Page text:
Yet the original remains hard to beat for dizzying effect and sheer nutty ambition. Taking place in a metaphorical Art Deco universe of skyscrapers, triumphal architecture, and belching subterranean machines, “Metropolis’’ pits the elites at the top, led by “master of Metropolis’’ Joh Fredersen (Alfred Abel), against the dronelike worker-slaves at the bottom. Negotiating the spaces between are Fredersen’s son Freder (Gustav Fröhlich), an upper-class twit who early on experiences a Buddha-like realization of other people’s suffering; Maria (Brigitte Helm), the Virgin Mary of the underclass, urging the workers to peaceful revolution; and Rotwang, the lunatic with a robot in his basement that he makes over into a false Maria.
Has there been a creepier scene in the movies than the one in which the robot-Maria takes her first lascivious steps, one eyelid drooping in an endless carnal wink? The acting in “Metropolis’’ is extreme yet dreamlike, with all the players seeming to perform in a trance. The restored scenes — scratchy and easy to identify — return several supporting characters to their own story lines: Worker 11811 (Erwin Biswanger), rescued by Freder from his clockwork labors, now repays the kindness by going nightclubbing with his benefactor’s money, and Joh’s disgraced secretary Josaphat (Theodor Loos) more clearly becomes Freder’s friend and assistant.
It’s The Thin One who stays with you, though — the eerie, shark-like thug hired by the senior Fredersen to follow his son. As played by Fritz Rasp, the character’s a forerunner of all those implacable movie killers like Jack Palance (who Rasp resembles) in “Shane’’ and Hugo Weaving in “The Matrix.’’ Other restored sequences clear up the source of Rotwang’s madness — he lost his true love to Joh Fredersen and keeps a massive stone bust of her for private worship and vows of revenge.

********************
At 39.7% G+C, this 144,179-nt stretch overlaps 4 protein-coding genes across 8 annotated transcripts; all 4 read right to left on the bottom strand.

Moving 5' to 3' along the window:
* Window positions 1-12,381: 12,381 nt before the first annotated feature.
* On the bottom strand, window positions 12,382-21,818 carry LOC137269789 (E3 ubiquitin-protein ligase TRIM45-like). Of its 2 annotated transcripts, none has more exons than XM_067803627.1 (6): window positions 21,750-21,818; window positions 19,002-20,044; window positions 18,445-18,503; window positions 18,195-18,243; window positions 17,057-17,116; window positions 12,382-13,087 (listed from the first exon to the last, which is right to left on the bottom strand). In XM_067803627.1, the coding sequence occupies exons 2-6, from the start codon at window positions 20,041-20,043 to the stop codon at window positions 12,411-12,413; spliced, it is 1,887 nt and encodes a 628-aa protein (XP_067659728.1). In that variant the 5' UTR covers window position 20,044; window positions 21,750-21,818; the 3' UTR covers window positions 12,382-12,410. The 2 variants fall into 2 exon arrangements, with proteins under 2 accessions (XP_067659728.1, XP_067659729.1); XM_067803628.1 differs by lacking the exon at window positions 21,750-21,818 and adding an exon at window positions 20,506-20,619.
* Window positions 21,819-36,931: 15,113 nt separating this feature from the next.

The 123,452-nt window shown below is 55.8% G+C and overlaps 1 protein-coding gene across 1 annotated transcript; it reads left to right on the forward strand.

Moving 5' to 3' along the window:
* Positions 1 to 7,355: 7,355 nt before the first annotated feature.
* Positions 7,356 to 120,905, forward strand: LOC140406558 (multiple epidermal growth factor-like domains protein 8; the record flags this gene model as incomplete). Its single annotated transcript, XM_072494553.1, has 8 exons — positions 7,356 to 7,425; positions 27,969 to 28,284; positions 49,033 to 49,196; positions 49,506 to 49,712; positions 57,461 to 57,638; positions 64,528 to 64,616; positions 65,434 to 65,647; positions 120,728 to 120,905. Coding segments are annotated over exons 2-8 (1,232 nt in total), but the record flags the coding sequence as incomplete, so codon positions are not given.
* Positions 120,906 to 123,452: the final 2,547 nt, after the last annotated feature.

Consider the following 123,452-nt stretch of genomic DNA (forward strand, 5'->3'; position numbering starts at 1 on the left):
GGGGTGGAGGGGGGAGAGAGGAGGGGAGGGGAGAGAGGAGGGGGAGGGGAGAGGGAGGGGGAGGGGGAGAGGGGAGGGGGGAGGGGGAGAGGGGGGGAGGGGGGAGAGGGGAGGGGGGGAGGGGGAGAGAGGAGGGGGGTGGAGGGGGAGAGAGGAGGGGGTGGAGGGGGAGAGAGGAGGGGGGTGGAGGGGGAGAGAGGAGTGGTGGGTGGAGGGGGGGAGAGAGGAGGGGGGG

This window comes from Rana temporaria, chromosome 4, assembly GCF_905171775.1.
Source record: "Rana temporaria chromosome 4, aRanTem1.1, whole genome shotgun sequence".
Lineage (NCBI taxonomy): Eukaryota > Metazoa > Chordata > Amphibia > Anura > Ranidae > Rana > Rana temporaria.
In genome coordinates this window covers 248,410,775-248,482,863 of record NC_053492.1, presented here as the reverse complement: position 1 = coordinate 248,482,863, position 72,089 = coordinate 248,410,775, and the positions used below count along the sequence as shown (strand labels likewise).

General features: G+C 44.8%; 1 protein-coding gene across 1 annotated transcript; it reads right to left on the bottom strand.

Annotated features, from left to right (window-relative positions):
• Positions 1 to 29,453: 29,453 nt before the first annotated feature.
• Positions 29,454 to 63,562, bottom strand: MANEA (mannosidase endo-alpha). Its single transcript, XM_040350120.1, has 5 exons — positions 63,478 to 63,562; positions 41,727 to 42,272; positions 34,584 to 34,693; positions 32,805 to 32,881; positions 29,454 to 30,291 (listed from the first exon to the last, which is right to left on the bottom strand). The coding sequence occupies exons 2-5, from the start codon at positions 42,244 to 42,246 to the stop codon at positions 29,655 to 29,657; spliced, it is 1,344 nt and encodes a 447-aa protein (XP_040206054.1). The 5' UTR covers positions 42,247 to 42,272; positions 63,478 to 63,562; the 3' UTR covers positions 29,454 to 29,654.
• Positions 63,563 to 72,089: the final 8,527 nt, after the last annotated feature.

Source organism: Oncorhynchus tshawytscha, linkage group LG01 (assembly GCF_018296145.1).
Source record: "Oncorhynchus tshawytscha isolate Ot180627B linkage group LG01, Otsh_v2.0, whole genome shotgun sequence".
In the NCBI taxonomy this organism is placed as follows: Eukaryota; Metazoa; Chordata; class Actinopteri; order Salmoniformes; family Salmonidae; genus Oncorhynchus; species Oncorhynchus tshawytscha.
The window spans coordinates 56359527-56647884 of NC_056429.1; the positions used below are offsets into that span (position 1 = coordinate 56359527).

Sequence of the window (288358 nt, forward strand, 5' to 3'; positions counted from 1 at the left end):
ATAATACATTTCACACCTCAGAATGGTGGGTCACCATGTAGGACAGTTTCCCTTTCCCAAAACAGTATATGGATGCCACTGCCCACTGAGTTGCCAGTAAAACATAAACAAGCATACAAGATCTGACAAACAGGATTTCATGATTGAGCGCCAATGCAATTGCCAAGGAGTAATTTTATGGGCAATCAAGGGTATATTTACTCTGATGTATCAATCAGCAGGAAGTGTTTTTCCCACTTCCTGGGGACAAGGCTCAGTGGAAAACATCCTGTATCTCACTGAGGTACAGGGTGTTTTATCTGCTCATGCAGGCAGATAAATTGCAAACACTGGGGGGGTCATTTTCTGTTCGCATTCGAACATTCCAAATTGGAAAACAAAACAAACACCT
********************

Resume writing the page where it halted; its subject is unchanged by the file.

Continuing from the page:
But everything tips into gigantism in “Metropolis.’’ It’s a movie that thinks nothing of zipping back into pre-history for a Tower of Babel sequence and that throws in a cameo appearance by the Seven Deadly Sins — not to mention Death himself — just to keep you on your toes. There are floods and explosions, Christian symbolism and dancing girls, huge crowds arrayed in jaw-dropping geometric formations. No wonder Adolf Hitler saw “Metropolis’’ and said to Goebbels “There’s our director.’’ (Several years later, Lang was offered the reins of the Nazi film industry and decamped for Hollywood with all due haste, if not overnight as he liked to tell it.)
In later years, Lang also dismissed as childishly banal the movie’s moral, “The heart must mediate between the head and the hands,’’ symbolized in the film by Freder leading his father to shake hands with the head of the workers (Heinrich George). As if “Metropolis’’ was ever meant to be taken seriously as a treatise on the socio-economic issues of post-World War I Europe. No, this is simply glorious visionary overkill, a supreme example of a filmmaker coming into his own and wanting to write on the largest canvas imaginable. A few years later, Lang would direct his best movie, the crime thriller “M,’’ but “Metropolis’’ remains in a league of its own. It’s his most, and now we have almost all of it.
Note: “Metropolis’’ will be accompanied tonight only by a live performance of an original score by the Alloy Orchestra . Subsequent showings will feature a new recording of the orchestral score that accompanied the film’s 1927 premiere.
Ty Burr can be reached at firstname.lastname@example.org.